National Gallery (Athens)
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National Gallery Athens

The National Art Gallery-Alexandros Soutzos Museum (Greek: ?-? ? ?, Ethniki Pinakothiki-Mouseio Alexandrou Soutzou) is an art museum located in the Pangrati district, Athens, Greece. It is devoted to Greek and European art from the 14th century to the 20th century. It is directed by Marina Lambraki-Plaka.

Closed and renovating now. 06.04.2019.

History

It was established in 1878 as a small collection of 117 works exhibited at the Athens University. In 1896, Alexandros Soutzos, a jurist and art lover, bequeathed his collection and estate to the Greek Government aspiring to the creation of an art museum. The museum opened in 1900 and the first curator was Georgios Jakobides, a famous Greek painter who was a member of the Munich School artistic movement. After World War II the works began for a new building. After relocating the sculptures in the new National Glyptotheque, there is a discussion to renovate the main building and to build a new wing.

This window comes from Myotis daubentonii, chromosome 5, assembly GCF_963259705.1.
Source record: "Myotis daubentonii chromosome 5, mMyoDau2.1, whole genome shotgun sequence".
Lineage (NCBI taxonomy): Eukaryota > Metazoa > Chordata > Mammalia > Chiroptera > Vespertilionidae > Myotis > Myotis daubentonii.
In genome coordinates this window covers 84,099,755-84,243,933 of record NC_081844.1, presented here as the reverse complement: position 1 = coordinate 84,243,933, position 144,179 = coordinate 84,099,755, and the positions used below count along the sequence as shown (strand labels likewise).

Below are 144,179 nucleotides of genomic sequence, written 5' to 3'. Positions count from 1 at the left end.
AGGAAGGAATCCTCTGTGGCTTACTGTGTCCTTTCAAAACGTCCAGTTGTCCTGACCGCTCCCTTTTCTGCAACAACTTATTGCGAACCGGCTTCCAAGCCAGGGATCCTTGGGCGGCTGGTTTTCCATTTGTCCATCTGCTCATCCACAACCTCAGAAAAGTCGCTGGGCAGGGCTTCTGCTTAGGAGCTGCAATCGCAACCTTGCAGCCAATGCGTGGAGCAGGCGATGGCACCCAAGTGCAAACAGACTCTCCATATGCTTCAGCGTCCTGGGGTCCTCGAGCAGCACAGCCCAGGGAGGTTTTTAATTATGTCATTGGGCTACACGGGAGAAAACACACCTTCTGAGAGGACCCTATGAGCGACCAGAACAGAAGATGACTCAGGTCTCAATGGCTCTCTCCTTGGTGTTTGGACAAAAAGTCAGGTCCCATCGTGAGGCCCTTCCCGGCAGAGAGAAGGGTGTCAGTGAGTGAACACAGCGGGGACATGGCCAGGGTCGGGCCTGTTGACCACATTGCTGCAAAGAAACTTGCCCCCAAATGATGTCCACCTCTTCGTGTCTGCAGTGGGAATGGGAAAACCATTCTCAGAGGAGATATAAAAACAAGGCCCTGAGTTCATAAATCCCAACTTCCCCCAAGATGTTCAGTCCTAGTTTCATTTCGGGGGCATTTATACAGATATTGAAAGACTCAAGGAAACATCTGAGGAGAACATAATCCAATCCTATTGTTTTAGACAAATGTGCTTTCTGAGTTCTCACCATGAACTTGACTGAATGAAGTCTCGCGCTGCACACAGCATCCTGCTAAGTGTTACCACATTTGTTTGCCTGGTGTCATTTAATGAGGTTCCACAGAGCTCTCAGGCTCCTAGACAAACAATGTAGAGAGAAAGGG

Collections

The gallery exhibitions are mainly focused on post-Byzantine Greek Art. The gallery owns and exhibits also an extensive collection of European artists. Particularly valuable is the collection of paintings from the Renaissance.

Renaissance

17th-20th century

Greek artists

Facts

Approximately four million people have visited the National Gallery in the last fourteen years. Its exhibition activity is mainly supported by sponsorships that cover up to half of its budget. The National Gallery has opened the last years branches in Nafplion, Sparta and Corfu.[1]

Visitor information

The gallery is situated on Vassilissis Sofias Avenue, opposite the Hilton Athens in Pangrati district. It can be reached with the Athens Metro at the Evangelismos station. It has been closed since March 2013 due to expansion works[2] and is expected to open again in early 2021. The National Glyptotheque is situated at the "Alsos Stratou" (Military Park) in Goudi, near Kanellopoulou Avenue and can be reached with the Athens Metro at the Katehaki station.

Gallery

See also

References

  1. ^ "nationalgallery.gr | Annexes of National Gallery of Greece". Archived from the original on 17 April 2009. Retrieved 2008.
  2. ^ "Contact". National Gallery of Greece. Retrieved 2019.

External links

Coordinates: 37°58?32?N 23°44?57?E / 37.97556°N 23.74917°E / 37.97556; 23.74917


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